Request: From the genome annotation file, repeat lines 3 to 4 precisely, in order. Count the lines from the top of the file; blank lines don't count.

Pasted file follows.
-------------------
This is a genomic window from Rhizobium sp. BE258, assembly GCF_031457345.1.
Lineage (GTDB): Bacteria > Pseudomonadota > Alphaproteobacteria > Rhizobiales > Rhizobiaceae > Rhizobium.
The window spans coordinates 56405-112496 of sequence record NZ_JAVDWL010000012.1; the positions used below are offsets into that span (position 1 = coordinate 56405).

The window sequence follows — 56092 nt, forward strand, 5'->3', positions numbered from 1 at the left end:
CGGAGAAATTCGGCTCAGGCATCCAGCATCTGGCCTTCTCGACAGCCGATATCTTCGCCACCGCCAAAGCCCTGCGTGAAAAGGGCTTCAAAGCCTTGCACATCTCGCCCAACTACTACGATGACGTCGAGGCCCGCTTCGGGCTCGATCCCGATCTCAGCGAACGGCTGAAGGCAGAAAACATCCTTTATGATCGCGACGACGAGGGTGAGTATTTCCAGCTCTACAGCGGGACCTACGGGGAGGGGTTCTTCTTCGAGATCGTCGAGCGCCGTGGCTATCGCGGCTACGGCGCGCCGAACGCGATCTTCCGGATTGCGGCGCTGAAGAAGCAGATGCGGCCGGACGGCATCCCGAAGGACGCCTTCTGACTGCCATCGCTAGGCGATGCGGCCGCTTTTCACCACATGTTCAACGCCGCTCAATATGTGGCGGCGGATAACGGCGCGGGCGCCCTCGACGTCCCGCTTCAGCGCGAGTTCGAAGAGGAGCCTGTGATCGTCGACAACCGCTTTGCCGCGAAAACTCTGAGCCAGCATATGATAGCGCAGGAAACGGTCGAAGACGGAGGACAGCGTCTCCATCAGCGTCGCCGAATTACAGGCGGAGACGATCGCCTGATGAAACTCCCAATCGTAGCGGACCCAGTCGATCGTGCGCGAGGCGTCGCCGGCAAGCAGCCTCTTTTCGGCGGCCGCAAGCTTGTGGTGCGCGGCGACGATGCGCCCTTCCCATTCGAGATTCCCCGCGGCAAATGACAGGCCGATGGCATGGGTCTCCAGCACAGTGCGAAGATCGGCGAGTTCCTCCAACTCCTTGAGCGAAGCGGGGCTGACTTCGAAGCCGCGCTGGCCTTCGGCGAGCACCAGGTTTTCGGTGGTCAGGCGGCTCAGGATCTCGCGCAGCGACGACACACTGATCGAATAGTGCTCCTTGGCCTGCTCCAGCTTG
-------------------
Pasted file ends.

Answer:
The window spans coordinates 56405-112496 of sequence record NZ_JAVDWL010000012.1; the positions used below are offsets into that span (position 1 = coordinate 56405).

The window sequence follows — 56092 nt, forward strand, 5'->3', positions numbered from 1 at the left end: